It is to be expected that many bad characters arrive, among such considerable numbers of the lower classes of a people by no means famed for their morality; indeed, a fair proportion of the emigrants consists of those who prefer living by ways and means, to gaining an honest subsistence by labour. Great facilities are afforded to these, as their countrymen term them, "disorderly planners of lucky and extraordinary means of gain," the independent village in the interior forming an excellent receptacle for stolen goods, and affording a safe refuge for those delinquents who are sought after by the authorities.
The houses in the outskirts of the town are often attacked by bands of Chinese robbers from the interior, but fortunately they are such arrant cowards that they retreat on the slightest opposition. One fine night during my stay, a body of about fifty, armed with spears and lighted with torches, attacked the village of the Bengali dobies.
The dobies fled, and the Chinese seized upon the linen, clean and dirty, and hastened back towards their fastnesses, bearing away a fair proportion of the wardrobes of the European ladies and gentlemen. Although the cowardly washermen thought of nothing save flight, the robbers did not retreat unmolested, for a gentleman who resided on the outskirts of the town having witnessed their descent, mustered two or three Malays, armed with a couple of fowling-pieces, and laid wait near the road-side for their return. As the robbers passed, triumphing in the idea of carrying away so much valuable booty, of shirts and petticoats, the little party fired, and brought down two of them, on which the remainder took to flight, utterly regardless of the fate of their comrades. The assailants pursued, and the robbers, to escape as they supposed impending destruction, dropped their bundles, so that their line of retreat was pointed out next morning by the wearing apparel scattered on the road, which was collected and returned to the rightful owners.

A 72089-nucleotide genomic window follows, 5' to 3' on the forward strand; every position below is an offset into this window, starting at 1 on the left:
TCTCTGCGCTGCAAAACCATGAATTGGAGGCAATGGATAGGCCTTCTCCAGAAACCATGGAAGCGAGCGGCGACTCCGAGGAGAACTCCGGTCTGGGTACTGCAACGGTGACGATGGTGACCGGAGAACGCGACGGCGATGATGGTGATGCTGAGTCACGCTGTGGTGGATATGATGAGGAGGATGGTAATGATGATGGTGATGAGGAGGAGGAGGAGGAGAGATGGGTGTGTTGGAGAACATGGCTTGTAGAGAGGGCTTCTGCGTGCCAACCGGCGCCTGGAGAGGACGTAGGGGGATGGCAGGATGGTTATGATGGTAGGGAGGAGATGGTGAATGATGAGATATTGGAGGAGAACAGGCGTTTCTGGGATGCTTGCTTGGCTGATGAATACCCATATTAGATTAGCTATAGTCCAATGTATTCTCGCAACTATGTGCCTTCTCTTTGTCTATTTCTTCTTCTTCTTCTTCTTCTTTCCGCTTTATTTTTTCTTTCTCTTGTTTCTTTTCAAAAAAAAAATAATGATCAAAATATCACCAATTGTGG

Strict regulations are absolutely necessary for the well-being of the Chinese: for to the almost perfect freedom from control which they enjoy, so different from the rigid laws to which they are subjected in their own country, may be traced their dissolute habits in this settlement. In Java, where the police regulations are extremely strict, the Chinese are remarkably well behaved, and crime is comparatively of rare occurrence
Extracted from The eastern seas, or, Voyages and adventures in the Indian Archipelago, in 1832-33-34 by Earl, George Windsor

Wednesday, March 14, 2012

Using $$ as a motivation?

I really think giving out Edusave Character Awards is a bad idea. I'm not very good at delivering a cogent argument, but I think Sandra Davie covered it pretty well in yesterday's The Straits Times, "Cash for character sends wrong signal" in the Prime commentary section. Best of all, some kind soul out there replicated the article on his/her blog! So you can read the article here :D